It’s time to talk about targets. I’ve seen a lot of conversations on twitter and writing blogs lately about writing targets. Many of us (including myself) joke about the days our targets seem out of reach. I’ve posted a long thread about this on twitter (with questionable success, I might add; I’m still trying to figure that platform out) but I thought I’d put it all together here in an easier-to-read format.
Missing writing targets can feel devastating for anyone, but I think it can be especially hard on new writers who are still finding their footing in the game. It can leave them feeling down, less-than-successful, or maybe even rethinking their writing aspirations. This is counterproductive, and NOT how targets should work, and I’m left with the question of whether or not writing targets are useful. The answer isn’t simple. It depends on how you use them.
When not writing, I’m a senior analyst for the Canadian Government. My job involves helping international development actors (think the UN and its various agencies and bodies) plan and manage projects, including setting and using targets to improve project performance. Long story short, I know a little bit about the subject. Without going down the rabbit hole, here’s some useful info:
- Target: an estimated value or range of values for an indicator at a set point in the future
- Indicators: a means of measuring actual results and outputs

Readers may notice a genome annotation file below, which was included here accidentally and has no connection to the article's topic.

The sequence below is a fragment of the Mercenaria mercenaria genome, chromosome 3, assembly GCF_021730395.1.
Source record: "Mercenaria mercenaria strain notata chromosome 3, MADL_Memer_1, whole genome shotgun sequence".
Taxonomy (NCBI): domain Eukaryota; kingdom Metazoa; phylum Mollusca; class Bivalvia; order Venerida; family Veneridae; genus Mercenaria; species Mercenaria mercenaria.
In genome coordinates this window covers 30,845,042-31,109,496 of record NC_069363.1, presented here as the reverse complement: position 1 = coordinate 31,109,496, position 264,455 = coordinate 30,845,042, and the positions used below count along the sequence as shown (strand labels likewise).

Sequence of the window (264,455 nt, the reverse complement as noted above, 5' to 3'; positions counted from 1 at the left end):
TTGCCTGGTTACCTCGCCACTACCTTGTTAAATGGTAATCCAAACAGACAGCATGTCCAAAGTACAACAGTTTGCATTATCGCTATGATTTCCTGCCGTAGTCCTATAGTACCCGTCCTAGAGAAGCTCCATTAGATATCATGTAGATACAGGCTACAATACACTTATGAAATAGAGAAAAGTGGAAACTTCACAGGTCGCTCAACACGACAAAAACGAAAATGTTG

- Result: a describable or measurable change
- Output: Direct products or services stemming from activities
Targets are a management tool, used to paint a picture of what success in achieving CHANGE will look like. Thing is, as writers, I think we sometimes get hung up on measuring the wrong things…or on measuring just one thing, and not seeing the whole picture.
I’m going to make two interconnected arguments, so bear with me here. The first argument will look at what we measure ,and the second will look at how to use targets effectively.
Argument 1: What we measure:
Writers don’t write (at least, I don’t) because we want to put words on the page. We write because we want to tell stories, and we want those stories to be shared and enjoyed by other people.
To put it another way, we want to see “Increased enjoyment among people who have read our work.” This is a change, or result. To get to this, there are other changes we would need to see along the way: things like “More readers read our book/stories”, “Improved quality of our writing”, “Improved writing, plotting and character building skills”, “Increased networking ability”, and “Increased knowledge of (insert whatever topics you need to know to write your book well)”…etc. etc… You get the picture. Finally, there are the outputs we produce to make these changes happen, such as research conducted, conferences attended, books read, contacts made,and yes, words written.
Obviously, this is a ridiculous simplification of a theory of change, but I hope it goes to show that there is a lot more to being a writer than simply putting words on the page. Thus, when we measure and set targets ONLY for words written, we are doing ourselves a huge disservice. Not only are we only measuring our outputs (and not the changes to which they contribute…a huge no-no in results-based project management) but we are only measuring one of the many outputs required to write a novel or short story. We do so much more. Think about your own process. Have you done research? Taken a writing course or attended a conference? Have you blogged, tweeted, or read current books in the genre? Studied pitching, or how to write a query? Read the whole Query Shark blog? (And if you haven’t, you should!) All this is useful work too, and it all counts.